Stealing a bathrobe could get you blacklisted

Hoteliers get their own back on deviant guests

By TravelMole on 15 September 2010 in News

Over the years hotels have had to put up with damage and theft by their customers.  Insurance company More Than said some £5 million worth of bathrobes had been taken, 336,000 beds broken and 300,000 television sets destroyed.

According to findings, there have been three million instances of guest-related property damage at British hotels over the past five years, and 80% of guests admitted to having stolen from hotels.

Now hoteliers can get their own back. A new database has been launched in the UK allowing hoteliers to blacklist customers who steal or damage property in their hotel room.

The online database means that anyone in the hospitality industry can run a check against any potential customer before accepting their booking. The system is similar to the system used by credit card companies to find out if they have defaulted on payments.

Up to 10,000 small hotels, B&Bs, holiday letting agencies and campsites are expected to sign up to the subscription-based GuestScan network.

Subscribers are able to check the register for known troublemakers and upload information on new offenders — naming and shaming guests who steal towels, make excessive noise, are abusive towards other guests or don't pay their bills.

The database was conceived by Bristol businessman Neil Campbell after a neighbour who owned a B&B suffered a “visitor from hell”.

GuestScan inform offenders and they may stay blacklisted for between two and four years. Under the Data Protection Act, those placed on the list have a right to appeal.

GuestScan is the first database of its kind to be launched in the UK, although a similar scheme called Guests Behaving Badly was launched in Australia in 2007.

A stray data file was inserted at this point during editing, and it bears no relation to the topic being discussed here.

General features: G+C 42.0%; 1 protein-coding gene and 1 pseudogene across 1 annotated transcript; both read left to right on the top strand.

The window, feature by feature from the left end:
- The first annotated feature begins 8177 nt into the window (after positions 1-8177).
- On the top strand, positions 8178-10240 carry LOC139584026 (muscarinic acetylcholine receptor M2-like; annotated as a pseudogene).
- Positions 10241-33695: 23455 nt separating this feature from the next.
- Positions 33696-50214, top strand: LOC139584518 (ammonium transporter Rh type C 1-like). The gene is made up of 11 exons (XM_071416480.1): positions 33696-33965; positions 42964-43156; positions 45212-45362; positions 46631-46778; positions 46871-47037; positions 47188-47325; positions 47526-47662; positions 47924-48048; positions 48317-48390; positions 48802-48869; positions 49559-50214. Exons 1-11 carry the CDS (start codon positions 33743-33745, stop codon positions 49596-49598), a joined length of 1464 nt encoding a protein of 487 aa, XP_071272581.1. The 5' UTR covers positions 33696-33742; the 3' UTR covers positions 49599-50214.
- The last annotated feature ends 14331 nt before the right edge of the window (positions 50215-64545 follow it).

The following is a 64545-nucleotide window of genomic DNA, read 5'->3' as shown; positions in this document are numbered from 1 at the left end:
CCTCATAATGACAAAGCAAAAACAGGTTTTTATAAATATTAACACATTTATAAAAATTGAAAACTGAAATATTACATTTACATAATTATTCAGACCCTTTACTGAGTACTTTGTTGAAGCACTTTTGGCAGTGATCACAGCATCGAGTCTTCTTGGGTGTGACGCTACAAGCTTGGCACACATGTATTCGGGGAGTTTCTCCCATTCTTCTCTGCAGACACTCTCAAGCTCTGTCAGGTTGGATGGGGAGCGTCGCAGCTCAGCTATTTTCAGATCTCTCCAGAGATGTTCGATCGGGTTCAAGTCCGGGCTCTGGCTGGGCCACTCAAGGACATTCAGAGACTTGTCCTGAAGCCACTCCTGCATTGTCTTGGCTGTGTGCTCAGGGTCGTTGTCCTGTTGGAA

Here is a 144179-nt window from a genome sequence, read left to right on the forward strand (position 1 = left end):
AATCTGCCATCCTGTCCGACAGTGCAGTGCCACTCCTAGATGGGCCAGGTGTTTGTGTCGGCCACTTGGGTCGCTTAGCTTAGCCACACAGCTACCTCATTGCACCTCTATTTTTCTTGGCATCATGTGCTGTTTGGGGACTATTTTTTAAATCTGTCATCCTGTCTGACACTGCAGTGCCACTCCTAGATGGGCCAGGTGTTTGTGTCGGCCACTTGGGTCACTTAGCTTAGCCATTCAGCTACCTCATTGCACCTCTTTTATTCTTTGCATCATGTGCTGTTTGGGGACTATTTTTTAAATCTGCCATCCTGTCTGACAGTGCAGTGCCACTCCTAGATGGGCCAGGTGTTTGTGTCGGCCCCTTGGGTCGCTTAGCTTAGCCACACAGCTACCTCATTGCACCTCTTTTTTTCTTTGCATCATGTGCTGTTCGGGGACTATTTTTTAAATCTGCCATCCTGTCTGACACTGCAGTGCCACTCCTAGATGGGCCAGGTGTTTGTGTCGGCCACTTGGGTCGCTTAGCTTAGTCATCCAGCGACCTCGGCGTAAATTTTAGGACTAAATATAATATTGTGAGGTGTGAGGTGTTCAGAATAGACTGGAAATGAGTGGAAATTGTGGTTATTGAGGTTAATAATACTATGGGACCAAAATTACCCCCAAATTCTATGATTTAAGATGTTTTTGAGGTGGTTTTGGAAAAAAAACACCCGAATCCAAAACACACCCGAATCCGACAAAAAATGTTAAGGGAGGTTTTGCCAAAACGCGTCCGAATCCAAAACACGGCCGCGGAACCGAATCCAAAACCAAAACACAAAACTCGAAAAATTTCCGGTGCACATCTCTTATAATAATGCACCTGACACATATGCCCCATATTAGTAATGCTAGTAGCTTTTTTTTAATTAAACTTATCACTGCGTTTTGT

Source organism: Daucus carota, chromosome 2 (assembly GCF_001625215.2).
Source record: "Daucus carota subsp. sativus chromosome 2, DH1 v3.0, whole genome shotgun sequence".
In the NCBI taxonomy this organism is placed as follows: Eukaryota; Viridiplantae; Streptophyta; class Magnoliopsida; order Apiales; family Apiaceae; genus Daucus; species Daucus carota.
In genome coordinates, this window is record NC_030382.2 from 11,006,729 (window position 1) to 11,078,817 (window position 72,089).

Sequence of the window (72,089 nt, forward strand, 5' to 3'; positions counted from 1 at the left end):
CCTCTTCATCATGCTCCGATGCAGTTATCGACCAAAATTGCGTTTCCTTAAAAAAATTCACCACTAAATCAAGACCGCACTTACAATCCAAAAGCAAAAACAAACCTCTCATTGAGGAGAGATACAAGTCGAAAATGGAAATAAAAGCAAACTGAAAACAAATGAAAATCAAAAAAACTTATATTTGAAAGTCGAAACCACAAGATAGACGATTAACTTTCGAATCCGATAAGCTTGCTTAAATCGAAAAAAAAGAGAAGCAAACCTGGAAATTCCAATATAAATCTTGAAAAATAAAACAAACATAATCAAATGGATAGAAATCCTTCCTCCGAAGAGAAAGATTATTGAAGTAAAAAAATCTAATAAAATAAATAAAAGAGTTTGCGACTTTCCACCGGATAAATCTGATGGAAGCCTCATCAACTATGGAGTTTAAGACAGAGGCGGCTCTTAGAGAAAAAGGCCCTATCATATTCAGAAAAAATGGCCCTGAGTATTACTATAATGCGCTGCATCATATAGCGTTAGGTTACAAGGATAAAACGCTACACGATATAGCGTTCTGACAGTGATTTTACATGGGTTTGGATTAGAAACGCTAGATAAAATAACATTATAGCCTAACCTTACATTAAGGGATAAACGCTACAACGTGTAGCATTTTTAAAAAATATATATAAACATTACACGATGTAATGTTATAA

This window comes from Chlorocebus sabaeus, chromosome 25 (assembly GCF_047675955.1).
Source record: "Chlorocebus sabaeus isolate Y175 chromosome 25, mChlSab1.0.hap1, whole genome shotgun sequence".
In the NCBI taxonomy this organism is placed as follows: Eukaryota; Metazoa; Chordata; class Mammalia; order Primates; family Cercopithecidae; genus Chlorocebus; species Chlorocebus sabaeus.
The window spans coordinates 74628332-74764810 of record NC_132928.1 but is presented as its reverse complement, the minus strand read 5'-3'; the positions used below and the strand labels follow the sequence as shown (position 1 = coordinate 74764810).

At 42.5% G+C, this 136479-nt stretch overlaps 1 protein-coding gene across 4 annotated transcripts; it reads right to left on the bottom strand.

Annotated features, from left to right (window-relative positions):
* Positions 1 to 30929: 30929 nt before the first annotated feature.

Chantal de Villiers, South Africa Magaliesburg

Samga Zulu stayed by us on the 26 November 2010, they were very dirty and took no consideration towards the cottages they stayed in. When I presented then with the invoice for the damages, they said that I was mad and throw it back in my face.

They also said that they will get their government friends to close us down. Avoid them, you don’t want to have the bills afterwards of fixing and cleaning up after them.

They broke glass plates and pictures on the walls, they turned the sleeper couches upside down, they left hair in the showers and toilets as well as on the kitchen floors and on the patios. They threw toilet paper on the grass, flower beds and their braai packs and plastic bottles and beer bottles. The used the bedding outside on the grass and just left them their when they went out for the day. It was really disgusting and I don’t recommend any guests house to let them stay there.

I followed upfor a while in regards to getting the money from them and still to this day, the blank down refuse to pay up.

It is really a pitty that one can not load photos on here.

Chantal de Villiers (Co Owner)

Thaba Manzi Ranch South Africa Magaliesburg

7 July, 2011

Roberta Weideman, Paso Robles, California

People who are welcomed onto your property do not realize the time, effort and love you put into making them welcomed.

Some use and abuse and will go to the extent of stealing from you without a second thought.

I have actually had guests come into my guest house, pull down beautiful handmade quilts from the closet and throw them onto the floor for their five month old to play upon.

The problem with that is, they are not rugs but indeed works of art meant for the top of the bed not to be walked upon; however, they have to walk upon them to get from the kitchen to the leather sofa in the living room area.

Then to go through your library of current publications and help themselves to expensive magazines without a sense of "so what?" It is there for the taking apparently.

We have a blackball code here, too.

14 June, 2011

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